The ides of August is a time when people are struck by both happiness and nostalgia. While India celebrates its Independence Day on August 15, one is also reminded of the Great Divide, in which the subcontinent was partitioned into India and Pakistan in 1947.
In order to revisit and understand this past, some people read books, while others listen to oral histories. In an attempt to memorialise the memories of those who were part of the partition and make it accessible to others, the Partition Museum was opened in Amritsar, Punjab. An idea that was incepted in 2015, and grew into a project in 2017, this is the world’s first museum on a the partition of India and Pakistan.
The museum, located in Town Hall in Amritsar is a space filled with memories and objects donated by partition families. That is, perhaps, why it wishes to be known as a People’s Museum, narrating the Independence movement and its aftermath via the experience of the people.
The exhibits has 14 galleries, which are divided by chronological themes—Why Amritsar?, Punjab, Resistance (1900-1929), The Rise (1930-1945), Differences, Prelude to Partition, Boundaries, Independence, Borders, Migration, Divisions, Hope, and lastly, Refuge.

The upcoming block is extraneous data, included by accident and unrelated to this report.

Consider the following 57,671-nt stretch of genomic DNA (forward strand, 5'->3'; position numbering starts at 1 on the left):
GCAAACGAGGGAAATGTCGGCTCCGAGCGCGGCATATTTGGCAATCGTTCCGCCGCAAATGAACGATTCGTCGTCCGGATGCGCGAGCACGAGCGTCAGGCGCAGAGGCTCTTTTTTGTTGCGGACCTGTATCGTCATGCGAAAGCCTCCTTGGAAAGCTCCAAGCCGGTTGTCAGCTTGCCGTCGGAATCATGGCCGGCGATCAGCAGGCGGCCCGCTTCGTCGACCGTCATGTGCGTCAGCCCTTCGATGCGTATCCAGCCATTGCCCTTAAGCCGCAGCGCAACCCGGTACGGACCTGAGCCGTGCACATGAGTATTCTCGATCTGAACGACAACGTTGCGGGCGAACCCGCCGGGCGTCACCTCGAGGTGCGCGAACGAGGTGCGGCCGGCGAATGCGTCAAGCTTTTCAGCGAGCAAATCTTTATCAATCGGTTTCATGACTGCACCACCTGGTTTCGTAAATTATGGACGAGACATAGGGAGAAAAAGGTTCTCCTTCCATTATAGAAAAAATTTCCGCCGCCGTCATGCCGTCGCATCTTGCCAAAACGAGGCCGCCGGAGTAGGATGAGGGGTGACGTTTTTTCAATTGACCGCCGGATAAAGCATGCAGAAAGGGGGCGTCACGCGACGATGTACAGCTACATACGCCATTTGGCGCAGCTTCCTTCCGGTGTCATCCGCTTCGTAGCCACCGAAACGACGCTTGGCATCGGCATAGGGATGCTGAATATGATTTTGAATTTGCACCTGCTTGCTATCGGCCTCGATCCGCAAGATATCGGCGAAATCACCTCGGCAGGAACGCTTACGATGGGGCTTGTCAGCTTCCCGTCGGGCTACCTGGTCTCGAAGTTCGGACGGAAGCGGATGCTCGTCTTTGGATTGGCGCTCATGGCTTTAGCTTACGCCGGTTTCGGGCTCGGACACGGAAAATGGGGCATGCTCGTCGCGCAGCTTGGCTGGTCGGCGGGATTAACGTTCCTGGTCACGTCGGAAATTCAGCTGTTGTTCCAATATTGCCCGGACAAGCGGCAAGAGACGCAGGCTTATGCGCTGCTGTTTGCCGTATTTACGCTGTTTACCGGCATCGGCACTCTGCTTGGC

The galleries display the possessions (now artifacts) that were carried by people across the border at the brink of partition. We see a trunk box, in which precious belongings were stowed while fleeing, antique coins, and a brass plate that was gifted by a migrant's family friend from in Pakistan. Besides these carefully saved personal items, the museum also showcases art that is influenced by the partition—works by Satish Gujral, Krishen Khanna, S.L. Parasher, Arpana Caur. The themes of anguish, confusion, a search for identity are common in these paintings.
Archives of documents such as photographs, notices, posters, newspaper clippings from the pre-Independence era and post-partition period are also framed for visitors to see. This allows one to know more about the history in text books through items like the newspaper reports on the day of Independence, video clips of migration between the two countries, the official proclamation for the Swadeshi movement and more. As it is a multi-media experience, visitors can also view video clips of oral histories narrated by over a 100 people, each speaking about their experience of the partition.
The Partition Museum has been built with an aim to be a resource for historians, and those interested in knowing more about the Partition. They invite people with stories and objects from the time to come forward, and make these memories accessible to many others.
Read more about the museum here.
Getting There: One can take a direct flight or train to Amritsar from Delhi and Mumbai.The museum is open from Tuesday—Sunday from 10pm to 6pm. It is shut on national holidays and Mondays.